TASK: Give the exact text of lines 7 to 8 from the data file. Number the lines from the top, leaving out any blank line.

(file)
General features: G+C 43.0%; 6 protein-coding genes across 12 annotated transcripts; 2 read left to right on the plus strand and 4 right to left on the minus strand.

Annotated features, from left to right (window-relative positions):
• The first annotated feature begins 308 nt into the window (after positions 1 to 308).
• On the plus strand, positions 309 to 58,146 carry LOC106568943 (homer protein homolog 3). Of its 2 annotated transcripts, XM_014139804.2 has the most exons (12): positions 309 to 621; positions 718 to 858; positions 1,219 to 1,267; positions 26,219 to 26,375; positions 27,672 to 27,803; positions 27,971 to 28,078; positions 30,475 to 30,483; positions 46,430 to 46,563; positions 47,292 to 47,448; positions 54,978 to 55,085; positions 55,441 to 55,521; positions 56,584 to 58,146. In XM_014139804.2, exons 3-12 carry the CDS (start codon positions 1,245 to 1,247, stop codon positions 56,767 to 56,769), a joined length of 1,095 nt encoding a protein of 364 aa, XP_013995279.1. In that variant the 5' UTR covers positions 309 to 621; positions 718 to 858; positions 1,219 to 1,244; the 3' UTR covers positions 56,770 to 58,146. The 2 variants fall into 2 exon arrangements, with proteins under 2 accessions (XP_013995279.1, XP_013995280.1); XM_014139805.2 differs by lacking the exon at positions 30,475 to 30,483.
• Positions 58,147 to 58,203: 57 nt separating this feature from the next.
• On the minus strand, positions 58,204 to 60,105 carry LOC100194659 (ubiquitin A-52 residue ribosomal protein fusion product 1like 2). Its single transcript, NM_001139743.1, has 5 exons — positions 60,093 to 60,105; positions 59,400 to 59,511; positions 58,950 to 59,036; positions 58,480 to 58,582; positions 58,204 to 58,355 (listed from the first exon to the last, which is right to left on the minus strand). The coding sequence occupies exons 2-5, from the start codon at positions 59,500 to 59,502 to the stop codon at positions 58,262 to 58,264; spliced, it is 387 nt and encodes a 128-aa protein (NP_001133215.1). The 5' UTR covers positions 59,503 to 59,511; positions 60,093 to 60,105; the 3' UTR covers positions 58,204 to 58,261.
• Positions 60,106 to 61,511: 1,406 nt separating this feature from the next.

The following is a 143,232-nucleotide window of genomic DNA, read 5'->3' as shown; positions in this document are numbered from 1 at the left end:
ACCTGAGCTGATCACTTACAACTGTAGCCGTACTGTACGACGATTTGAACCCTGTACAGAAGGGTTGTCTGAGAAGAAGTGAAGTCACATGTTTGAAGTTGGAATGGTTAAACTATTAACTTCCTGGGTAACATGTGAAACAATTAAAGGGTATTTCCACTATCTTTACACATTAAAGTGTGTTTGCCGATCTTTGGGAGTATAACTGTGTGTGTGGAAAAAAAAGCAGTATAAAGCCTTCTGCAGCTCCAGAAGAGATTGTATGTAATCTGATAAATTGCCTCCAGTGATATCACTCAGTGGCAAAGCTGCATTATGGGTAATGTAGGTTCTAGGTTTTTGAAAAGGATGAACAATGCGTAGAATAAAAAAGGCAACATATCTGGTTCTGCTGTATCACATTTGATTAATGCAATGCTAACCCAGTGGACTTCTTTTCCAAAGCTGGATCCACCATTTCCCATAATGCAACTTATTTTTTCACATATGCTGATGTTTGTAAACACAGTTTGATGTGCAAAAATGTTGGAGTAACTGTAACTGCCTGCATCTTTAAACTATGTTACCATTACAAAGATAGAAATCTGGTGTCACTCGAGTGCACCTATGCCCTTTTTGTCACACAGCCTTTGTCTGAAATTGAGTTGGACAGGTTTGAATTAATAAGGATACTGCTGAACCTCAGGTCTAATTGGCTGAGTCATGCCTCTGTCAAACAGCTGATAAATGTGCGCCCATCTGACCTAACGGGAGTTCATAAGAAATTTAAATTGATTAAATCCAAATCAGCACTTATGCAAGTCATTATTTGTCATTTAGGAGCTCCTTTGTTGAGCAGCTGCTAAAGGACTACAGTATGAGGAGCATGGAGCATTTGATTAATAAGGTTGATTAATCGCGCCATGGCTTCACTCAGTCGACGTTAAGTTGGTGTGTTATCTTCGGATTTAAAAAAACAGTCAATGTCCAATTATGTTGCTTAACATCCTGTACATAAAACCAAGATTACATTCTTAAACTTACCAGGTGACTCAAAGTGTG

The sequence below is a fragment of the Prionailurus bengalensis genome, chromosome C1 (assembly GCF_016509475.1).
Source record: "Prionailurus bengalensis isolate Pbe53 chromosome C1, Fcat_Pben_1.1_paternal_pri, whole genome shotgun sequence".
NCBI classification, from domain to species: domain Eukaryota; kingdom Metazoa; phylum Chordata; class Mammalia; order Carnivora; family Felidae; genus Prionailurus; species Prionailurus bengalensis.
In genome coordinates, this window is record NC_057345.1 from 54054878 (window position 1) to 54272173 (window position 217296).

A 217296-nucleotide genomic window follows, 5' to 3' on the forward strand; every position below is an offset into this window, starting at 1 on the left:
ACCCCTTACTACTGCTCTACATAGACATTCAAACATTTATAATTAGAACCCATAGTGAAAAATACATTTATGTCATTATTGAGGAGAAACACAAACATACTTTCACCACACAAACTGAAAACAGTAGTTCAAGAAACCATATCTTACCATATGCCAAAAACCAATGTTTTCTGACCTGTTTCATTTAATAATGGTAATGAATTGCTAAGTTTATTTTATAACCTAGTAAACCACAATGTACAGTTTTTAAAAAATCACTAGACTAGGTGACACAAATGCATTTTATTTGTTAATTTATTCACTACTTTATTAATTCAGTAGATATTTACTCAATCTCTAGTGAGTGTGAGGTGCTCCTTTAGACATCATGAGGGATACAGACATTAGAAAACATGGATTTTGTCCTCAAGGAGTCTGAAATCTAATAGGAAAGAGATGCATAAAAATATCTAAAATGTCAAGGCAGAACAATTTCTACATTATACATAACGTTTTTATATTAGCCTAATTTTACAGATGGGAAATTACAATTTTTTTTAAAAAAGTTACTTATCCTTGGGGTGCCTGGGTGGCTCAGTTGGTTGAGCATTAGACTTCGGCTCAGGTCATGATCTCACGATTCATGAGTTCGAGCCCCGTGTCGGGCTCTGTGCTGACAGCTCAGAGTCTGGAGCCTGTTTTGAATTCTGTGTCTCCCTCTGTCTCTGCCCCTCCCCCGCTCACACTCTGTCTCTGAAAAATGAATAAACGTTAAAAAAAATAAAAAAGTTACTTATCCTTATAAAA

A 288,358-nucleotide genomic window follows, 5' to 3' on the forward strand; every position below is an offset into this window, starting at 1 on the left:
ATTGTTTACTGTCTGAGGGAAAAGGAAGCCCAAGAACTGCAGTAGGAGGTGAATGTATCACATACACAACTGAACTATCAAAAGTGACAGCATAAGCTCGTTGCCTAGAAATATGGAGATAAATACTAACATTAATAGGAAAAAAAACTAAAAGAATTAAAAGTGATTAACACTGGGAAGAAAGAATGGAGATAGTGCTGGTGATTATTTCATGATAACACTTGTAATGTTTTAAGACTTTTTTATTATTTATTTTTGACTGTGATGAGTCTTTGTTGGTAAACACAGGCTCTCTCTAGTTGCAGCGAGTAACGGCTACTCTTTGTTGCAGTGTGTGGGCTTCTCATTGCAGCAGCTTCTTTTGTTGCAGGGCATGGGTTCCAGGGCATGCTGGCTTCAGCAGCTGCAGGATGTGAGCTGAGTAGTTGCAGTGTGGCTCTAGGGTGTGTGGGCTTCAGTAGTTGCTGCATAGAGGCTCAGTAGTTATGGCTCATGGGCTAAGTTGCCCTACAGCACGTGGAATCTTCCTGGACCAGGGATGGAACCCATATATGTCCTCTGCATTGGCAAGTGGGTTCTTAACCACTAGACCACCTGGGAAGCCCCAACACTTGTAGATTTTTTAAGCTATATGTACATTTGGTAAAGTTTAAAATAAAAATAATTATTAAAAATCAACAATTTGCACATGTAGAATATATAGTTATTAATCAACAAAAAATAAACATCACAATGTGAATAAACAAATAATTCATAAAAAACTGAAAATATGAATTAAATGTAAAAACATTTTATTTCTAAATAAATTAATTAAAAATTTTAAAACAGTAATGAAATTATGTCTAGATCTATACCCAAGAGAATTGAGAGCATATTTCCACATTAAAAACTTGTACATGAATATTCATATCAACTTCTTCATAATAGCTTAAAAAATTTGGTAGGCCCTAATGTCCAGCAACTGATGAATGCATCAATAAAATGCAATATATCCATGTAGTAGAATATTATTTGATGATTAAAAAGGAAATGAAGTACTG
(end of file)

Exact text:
• Positions 60,106 to 61,511: 1,406 nt separating this feature from the next.

The following is a 143,232-nucleotide window of genomic DNA, read 5'->3' as shown; positions in this document are numbered from 1 at the left end: